Brainiac On Banjo: Let’s Ban Us Some Comic Books!

Give me back the Berlin wall. Give me Stalin and St. Paul. Give me Christ, or give me Hiroshima — “The Future” written by Leonard Cohen

Happy, happy Banned Books Week! It started this very week, and in case you haven’t been paying attention in certain rather large parts of the United States of America, areas I have taken to refer to as the Confederate States, they do not want it to last just a week. They want it to last forever. By the way, there’s more of these Confederate States today than there were in 1861, and you can recognize them by the number of torch-wielding, bible-thumping goons telling you what you and your family cannot be allowed to read.

It’s really a big deal. If these goose-steppers have their way, when it comes to comics and graphic novels all you’ll be permitted to read are Jack Chick’s stuff.

Here is a partial list — and I truly mean partial; it’s as thorough as a fart in a blizzard — of comics and graphic novels that have been removed from some of our libraries and even bookstores. Take a deep breath and hide your Bic lighters.

Anne Frank, banned in more ways than one.

Maus by Art Spiegelman, Bone by Jeff Smith, Neonomicon by Alan Moore, Saga by Brian K. Vaughan, The Walking Dead (all of them) by Robert Kirkman, Blankets: An Illustrated Novel by Craig Thompson, Gender Queer by Maia Kobabe, The Handmaid’s Tale by by Margaret Atwood – Art & Adaptation by Renee Nault, and Sandman by Neil Gaiman.

And: A Girl on the Shore by Inio Asano, Fun Home: A Family Tragicomic by Alison Bechdel, Flamer by Mike Curato, New Kid and Class Act by Jerry Craft, Moonstruck by Grace Ellie, Shae Beagle and Kate Leth, A Quick & Easy Guide to Queer & Trans Identities by Mady G and Jules Zuckerberg, Lighter Than My Shadow by Katie Green, No Girls Allowed: Tales of Daring Women Dressed As Men for Love Freedom and Adventure by Susan Hughes and Willow Dawson, Shirley Jackson’s “The Lottery” by Miles Hyman.

And, still more: When Stars Are Scattered by Victoria Jamieson and Omar Mohamed, The Breakaways by Cathy G. Johnson, Drawn Together by Minh Lê and Dan Santat, Identity: A Story of Transitioning by Corey Maison, Losing the Girl by MariNaomi, I Am Alfonso Jones by Tony Medina, Stacey Robinson, and John Jennings, V For Vendetta by Alan Moore and David Lloyd, The Magic Fish by Trung Le Nguyen, The Witch Boy by Molly Knox Ostertag, Tomboy: A Graphic Memoir by Liz Prince, Captain Underpants (series) by Dav Pilkey, and, because we do not want to shame the American Nazis, Anne Frank’s Diary: The Graphic Adaptation by David Polonsky.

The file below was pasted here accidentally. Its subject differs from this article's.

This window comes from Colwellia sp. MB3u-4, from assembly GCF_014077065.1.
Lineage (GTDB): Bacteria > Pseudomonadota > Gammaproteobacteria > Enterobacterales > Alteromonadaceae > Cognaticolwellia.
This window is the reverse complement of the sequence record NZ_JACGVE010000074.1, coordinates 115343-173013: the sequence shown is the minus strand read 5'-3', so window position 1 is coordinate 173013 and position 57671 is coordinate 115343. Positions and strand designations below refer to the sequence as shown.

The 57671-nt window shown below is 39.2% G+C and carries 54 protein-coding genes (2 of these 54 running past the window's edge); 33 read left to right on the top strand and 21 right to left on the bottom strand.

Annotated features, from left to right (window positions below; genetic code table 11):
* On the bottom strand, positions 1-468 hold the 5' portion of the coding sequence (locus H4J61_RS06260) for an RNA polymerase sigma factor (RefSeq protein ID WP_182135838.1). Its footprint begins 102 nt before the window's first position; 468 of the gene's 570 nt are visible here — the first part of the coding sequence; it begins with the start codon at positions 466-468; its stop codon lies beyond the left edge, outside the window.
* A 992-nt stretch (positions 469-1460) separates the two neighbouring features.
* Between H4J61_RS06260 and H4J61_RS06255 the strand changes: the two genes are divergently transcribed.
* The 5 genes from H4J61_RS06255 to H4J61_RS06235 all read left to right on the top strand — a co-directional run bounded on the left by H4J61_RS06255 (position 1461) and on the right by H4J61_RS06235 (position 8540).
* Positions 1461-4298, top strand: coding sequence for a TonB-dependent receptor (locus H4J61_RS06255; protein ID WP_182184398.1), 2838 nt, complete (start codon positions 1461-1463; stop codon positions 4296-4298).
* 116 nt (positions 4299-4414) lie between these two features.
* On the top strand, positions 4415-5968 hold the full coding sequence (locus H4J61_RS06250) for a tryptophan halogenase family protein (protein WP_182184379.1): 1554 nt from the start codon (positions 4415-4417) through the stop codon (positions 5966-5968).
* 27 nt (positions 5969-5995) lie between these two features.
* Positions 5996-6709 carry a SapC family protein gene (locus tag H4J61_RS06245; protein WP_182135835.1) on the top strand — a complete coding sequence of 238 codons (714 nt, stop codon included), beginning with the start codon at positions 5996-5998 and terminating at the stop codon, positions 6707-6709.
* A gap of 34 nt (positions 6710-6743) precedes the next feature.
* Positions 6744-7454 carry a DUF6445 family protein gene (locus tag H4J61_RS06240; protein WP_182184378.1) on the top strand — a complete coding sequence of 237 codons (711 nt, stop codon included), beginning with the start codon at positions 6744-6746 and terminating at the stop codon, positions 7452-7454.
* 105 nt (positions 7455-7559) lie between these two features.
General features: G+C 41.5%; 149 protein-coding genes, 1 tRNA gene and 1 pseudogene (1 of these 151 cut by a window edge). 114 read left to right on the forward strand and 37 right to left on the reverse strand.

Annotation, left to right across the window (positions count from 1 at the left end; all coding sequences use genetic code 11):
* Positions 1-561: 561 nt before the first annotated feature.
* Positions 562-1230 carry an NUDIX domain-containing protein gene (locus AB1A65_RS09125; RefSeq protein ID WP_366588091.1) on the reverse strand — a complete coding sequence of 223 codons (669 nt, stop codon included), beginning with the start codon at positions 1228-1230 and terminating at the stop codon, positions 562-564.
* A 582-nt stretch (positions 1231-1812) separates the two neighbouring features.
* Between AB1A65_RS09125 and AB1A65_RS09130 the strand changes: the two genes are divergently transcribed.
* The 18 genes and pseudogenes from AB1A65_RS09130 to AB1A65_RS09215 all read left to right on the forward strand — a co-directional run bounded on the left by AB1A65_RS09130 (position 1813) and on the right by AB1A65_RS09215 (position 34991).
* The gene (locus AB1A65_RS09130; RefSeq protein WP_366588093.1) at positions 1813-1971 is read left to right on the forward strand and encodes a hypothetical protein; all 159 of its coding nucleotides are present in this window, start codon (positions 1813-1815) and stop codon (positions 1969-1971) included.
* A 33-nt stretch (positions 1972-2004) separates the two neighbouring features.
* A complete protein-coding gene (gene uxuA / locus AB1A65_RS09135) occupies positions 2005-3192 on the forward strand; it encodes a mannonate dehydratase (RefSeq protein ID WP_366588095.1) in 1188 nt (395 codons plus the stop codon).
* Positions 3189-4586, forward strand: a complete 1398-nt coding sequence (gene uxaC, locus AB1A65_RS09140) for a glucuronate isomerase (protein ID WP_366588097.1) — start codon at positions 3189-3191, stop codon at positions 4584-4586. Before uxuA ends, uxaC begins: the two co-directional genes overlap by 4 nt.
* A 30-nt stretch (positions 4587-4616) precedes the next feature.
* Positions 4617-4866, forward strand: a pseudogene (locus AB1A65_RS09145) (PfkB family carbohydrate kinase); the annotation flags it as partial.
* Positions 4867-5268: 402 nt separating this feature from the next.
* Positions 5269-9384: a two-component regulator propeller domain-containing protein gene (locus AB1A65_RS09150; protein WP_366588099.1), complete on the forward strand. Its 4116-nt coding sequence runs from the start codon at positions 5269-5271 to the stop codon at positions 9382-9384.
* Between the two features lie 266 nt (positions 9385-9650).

Hmmmm. Maus and Anne Frank. If the book burners dislike being called Nazis, then they should stop banning graphic novels and stories where Nazis are the bad guys.

I’m not going to wring my hands and beg the zealots to stop — some, you’ll note, have been prone to murder and attempted murder. Someday soon, they will learn the hard way that they are mistaken about how they are the ones who own all the guns. Self-defense is a right that cannot be mitigated by law.

Enough is enough. It’s time to put an end to this anti-American bullshit.

Take a look at the list above and google around to find some of your own favorites to add to it. Then, every time you have a few extra bucks, buy one of them and give it to a student who will read and understand it. This is the patriotic thing to do, and I mean that sincerely.

If you can, buy those banned books at your friendly neighborhood comic book shop. They can use the business and, equally important, they too are freedom fighters.

If we don’t stand up for our freedoms, we will lose them. Ask anybody living in a Confederate State about women’s right to abortion. In point of fact, we do not have any rights unless and until we can repeatedly exercise them successfully. Someday somewhere in America, somebody will pass a law that says women wearing hijabs or abayas cannot be allowed to cross the street.

Friends, it’s time to shit or get off the pot.

By the way, there’s a book missing from this list that’s admittedly out of print. I cannot begin to tell you how much I wish somebody would reissue The Adventures of Phoebe Zeitgeist by Michael O’Donoghue and Frank Springer. Clever, funny, extremely well drawn, it’s a bit dated to be sure but a wonderful experience. I read it in the 1960s; it first was serialized in a newsstand magazine. I was in my mid-to-late teens, and it didn’t harm me at all.

I loathed religious zealots long before Phoebe was an O’Donoghue wet dream.